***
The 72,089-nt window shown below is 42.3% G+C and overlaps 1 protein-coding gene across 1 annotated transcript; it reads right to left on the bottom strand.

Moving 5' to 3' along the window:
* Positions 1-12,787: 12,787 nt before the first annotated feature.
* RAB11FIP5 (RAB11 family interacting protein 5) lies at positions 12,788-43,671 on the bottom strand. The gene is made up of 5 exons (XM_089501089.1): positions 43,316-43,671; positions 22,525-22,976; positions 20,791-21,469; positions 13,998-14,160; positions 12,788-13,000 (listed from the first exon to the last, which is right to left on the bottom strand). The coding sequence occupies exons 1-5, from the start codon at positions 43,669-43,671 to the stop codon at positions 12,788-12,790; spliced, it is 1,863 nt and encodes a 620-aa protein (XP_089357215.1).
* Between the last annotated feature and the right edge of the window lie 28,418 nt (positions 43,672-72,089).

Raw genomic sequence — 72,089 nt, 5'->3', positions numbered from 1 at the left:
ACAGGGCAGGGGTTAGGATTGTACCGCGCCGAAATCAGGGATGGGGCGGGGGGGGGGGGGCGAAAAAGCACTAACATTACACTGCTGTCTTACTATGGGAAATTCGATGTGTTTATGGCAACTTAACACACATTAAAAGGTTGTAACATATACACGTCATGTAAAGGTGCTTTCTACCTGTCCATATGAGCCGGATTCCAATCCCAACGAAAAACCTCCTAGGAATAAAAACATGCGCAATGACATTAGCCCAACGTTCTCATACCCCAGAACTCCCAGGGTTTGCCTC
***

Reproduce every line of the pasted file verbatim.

The 72,089-nt window shown below is 42.3% G+C and overlaps 1 protein-coding gene across 1 annotated transcript; it reads right to left on the bottom strand.

Moving 5' to 3' along the window:
* Positions 1-12,787: 12,787 nt before the first annotated feature.
* RAB11FIP5 (RAB11 family interacting protein 5) lies at positions 12,788-43,671 on the bottom strand. The gene is made up of 5 exons (XM_089501089.1): positions 43,316-43,671; positions 22,525-22,976; positions 20,791-21,469; positions 13,998-14,160; positions 12,788-13,000 (listed from the first exon to the last, which is right to left on the bottom strand). The coding sequence occupies exons 1-5, from the start codon at positions 43,669-43,671 to the stop codon at positions 12,788-12,790; spliced, it is 1,863 nt and encodes a 620-aa protein (XP_089357215.1).
* Between the last annotated feature and the right edge of the window lie 28,418 nt (positions 43,672-72,089).

Raw genomic sequence — 72,089 nt, 5'->3', positions numbered from 1 at the left:
ACAGGGCAGGGGTTAGGATTGTACCGCGCCGAAATCAGGGATGGGGCGGGGGGGGGGGGGCGAAAAAGCACTAACATTACACTGCTGTCTTACTATGGGAAATTCGATGTGTTTATGGCAACTTAACACACATTAAAAGGTTGTAACATATACACGTCATGTAAAGGTGCTTTCTACCTGTCCATATGAGCCGGATTCCAATCCCAACGAAAAACCTCCTAGGAATAAAAACATGCGCAATGACATTAGCCCAACGTTCTCATACCCCAGAACTCCCAGGGTTTGCCTC